The results show wide confidence intervals for transitions to death from each of the live states. This indicates a relatively poor prediction of mortality by the fitted model. To obtain a better picture of how the fitted model predicts mortality, percentage prevalence in each state are plotted to compare the observed data from the expected data. The percentage prevalence plots are shown in Fig. 2.
Fig. 2

Percentage prevalence viral load defined state and the effects of non-adherence and age excluding CD4 orthogonal variable

Figure 2 shows that the expected percentage prevalence give a good fit of the observed percentage prevalence only for the live states, that is states 2, 3, 4 and 5. However, the expected percentage prevalence underestimates the observed prevalence for the death state and overestimates the observed prevalence for state 1. The other anomaly is that of experiencing more than 40% deaths towards the end of the study. This is a cause for concern since these patients were receiving antiretroviral therapy. This is a further confirmation that the model does not give a good prediction of mortality. A decision to include the orthogonal CD4 cell counts covariate in our model was made and is discussed in the next subsection.

Time-Homogeneous Markov Model with the Effects of Orthogonal CD4 Cell Counts Covariate Included

The orthogonal components for this model are obtained by regressing CD4 cell count on viral load as discussed earlier. The residuals from this model are then used to represent the orthogonal covariate, CD4 cell counts, and is now incorporated in the continuous-time Markov model.

The results from Table 2 show a significant model confirming correlation between CD4 cell counts and the viral load. After regressing CD4 cell counts on viral load, the residuals from the model are taken to represent the orthogonal CD4 cell counts covariate. These residuals are included with the original covariates and then coded as “1” for negative residuals and “0” for positive residuals. A negative CD4 residual implies having lower CD4 cell count than the expected given the viral load levels. A positive residual means having a higher CD4 cell count than the expected. The orthogonal covariate is then used together with the other covariates to determine the progression of HIV/AIDS based on the viral load states.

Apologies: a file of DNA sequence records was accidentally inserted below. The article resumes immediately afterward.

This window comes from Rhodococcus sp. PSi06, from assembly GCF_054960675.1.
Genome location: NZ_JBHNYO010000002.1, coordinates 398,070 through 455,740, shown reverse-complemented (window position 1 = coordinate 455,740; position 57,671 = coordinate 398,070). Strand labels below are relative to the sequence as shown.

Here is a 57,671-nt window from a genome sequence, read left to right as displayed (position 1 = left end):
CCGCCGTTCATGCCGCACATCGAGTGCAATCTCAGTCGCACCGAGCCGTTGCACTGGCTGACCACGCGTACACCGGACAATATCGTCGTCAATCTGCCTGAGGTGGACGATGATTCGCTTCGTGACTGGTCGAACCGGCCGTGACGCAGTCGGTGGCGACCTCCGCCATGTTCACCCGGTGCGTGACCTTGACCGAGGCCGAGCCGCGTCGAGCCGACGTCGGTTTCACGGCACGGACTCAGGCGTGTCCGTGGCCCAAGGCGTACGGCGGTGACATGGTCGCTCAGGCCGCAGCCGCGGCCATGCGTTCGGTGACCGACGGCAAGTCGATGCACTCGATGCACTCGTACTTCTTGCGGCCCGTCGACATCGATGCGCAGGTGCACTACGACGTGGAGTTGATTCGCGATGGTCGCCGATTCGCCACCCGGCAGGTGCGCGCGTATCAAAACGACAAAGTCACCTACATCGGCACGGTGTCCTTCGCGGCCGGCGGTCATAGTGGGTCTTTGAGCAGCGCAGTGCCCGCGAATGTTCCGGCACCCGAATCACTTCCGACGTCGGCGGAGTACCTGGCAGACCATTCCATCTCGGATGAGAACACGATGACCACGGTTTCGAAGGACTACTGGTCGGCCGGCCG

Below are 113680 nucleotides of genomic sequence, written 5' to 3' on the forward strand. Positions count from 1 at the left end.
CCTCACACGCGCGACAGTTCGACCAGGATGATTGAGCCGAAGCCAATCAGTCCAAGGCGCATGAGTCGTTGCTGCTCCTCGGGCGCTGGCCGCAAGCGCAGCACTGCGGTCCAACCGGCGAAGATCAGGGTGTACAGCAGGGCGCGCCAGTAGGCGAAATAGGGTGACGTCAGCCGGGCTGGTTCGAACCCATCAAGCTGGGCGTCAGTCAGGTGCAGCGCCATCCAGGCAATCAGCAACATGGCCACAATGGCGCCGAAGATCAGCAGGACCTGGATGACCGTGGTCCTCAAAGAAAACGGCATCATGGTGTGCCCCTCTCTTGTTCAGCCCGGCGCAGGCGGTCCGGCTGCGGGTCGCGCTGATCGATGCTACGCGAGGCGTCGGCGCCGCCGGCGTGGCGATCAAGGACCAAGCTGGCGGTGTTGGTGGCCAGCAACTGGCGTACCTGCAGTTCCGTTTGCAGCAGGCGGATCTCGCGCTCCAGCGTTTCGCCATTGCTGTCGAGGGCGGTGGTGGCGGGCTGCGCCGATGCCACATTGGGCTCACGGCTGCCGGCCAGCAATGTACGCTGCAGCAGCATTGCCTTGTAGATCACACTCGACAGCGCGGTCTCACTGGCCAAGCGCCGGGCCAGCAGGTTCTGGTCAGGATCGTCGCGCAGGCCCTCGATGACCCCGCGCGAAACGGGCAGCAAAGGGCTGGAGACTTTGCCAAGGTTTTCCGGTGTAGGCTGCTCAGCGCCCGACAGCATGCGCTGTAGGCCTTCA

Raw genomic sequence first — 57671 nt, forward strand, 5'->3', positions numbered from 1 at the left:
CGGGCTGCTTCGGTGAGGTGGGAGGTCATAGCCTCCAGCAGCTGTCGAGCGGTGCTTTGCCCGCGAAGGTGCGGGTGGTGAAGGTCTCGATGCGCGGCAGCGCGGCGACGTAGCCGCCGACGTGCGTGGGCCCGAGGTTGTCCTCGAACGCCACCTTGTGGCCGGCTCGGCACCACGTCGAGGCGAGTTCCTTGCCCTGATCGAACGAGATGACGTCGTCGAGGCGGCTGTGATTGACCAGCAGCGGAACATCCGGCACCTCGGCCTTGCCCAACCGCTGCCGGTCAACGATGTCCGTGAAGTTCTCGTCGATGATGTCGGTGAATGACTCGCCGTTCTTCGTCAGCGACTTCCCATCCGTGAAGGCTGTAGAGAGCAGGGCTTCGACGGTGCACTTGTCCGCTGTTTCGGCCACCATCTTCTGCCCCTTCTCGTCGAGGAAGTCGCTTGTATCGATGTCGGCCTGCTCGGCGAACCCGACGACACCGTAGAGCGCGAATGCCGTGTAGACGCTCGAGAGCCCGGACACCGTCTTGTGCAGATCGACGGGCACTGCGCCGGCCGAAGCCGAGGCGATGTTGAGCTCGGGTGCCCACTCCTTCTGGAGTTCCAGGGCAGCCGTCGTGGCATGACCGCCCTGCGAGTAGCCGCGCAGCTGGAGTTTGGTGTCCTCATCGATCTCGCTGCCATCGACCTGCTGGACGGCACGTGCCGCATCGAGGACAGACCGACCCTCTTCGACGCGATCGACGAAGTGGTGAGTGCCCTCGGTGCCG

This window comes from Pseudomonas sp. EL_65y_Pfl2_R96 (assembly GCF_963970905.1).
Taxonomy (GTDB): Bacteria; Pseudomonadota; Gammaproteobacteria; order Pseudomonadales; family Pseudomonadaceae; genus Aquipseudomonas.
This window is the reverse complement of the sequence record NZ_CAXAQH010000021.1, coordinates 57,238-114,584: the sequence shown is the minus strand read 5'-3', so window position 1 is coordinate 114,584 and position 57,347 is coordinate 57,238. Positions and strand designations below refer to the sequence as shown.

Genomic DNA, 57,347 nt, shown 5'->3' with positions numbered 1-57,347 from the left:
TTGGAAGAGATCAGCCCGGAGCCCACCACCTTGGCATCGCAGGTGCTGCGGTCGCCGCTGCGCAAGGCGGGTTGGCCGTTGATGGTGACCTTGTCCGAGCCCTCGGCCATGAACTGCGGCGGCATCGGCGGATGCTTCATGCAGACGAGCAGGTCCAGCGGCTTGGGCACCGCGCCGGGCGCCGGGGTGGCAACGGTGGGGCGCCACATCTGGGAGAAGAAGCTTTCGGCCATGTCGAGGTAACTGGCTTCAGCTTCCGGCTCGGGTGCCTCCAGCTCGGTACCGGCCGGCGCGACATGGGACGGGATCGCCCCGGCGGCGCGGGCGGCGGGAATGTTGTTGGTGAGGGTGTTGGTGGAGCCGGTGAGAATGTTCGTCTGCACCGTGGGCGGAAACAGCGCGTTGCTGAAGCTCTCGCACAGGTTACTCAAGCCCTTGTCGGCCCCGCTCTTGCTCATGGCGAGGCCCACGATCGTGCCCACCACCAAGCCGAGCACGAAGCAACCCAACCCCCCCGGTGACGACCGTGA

Table 2

Estimated parameters for the regression model for CD4 cell counts on the viral load

 

Estimate

SE

t value

Pr(> |t|)

 

\(\gamma_{1}\) (intercept)

419.8

7.000

59.98

< 2e−16

***

\(\gamma_{2}\)(slope)

− 0.0008477

0.00007415

− 11.43

< 2e−16

***

Multiple R-squared: 0.06015; VIF = 1.06015

F-statistic: 130.7 on 1 and 2042 DF, p value: < 2.2e−16

***Significant at p < 0.001

The relationship between these covariates and the transition intensities is defined by the following equation:
$$\alpha_{ij} (\varvec{Z}) = \alpha_{ij}^{(0)} \exp (\beta_{ij}^{{\prime }} \varvec{Z}),\,\,i \ne j,$$
where \(\varvec{Z} = [{\text{VLBL}}, {\text{Gender}},{\text{Age}},{\text{Non-adherence}},{\text{orthogonal CD}}4 {\text{cell counts covariate }}]\) is a \(k = 5\)-dimensional vector of the covariates and \(\beta_{ij}\) is a vector of \(k\) regression parameters relating the instantaneous rate of transitions from state \(i\) to state \(j\) to the covariates \(\varvec{Z}\) and baseline intensities \(\alpha_{ij}^{(0)}\) relating to the baseline transition from state \(i\) to state \(j\). The inclusion of the orthogonal CD4 cell counts covariate has resulted in the significant effects of age on the progression of HIV, hence its inclusion in Table 3. However, the covariate gender is still not significant. The inclusion of the gender covariate together with the use of a scaling factor of 4000 resulted in a failure of convergence to a maximum likelihood and a non-positive Hessian matrix. The adjustment of the scaling factor to 5000 resulted in normalising the likelihood, leading to the convergence of the Markov model. Thus, the gender covariate is included after adjusting the scaling factor. The results are shown in Table 3.
Table 3

Parameter effects (with 95% confidence intervals) of age, viral load baseline (VLBL), non-adherence (NA) and CD4 orthogonal \((I_{2}^{*} )\) on the transition intensities for the viral load-based Markov model

 

Baseline

\(I_{2}^{*}\)

Age

VLBL

NA

Gender

State 2–1

3.891 (3.247, 4.663)

0.043 (− 0.299, 0.385)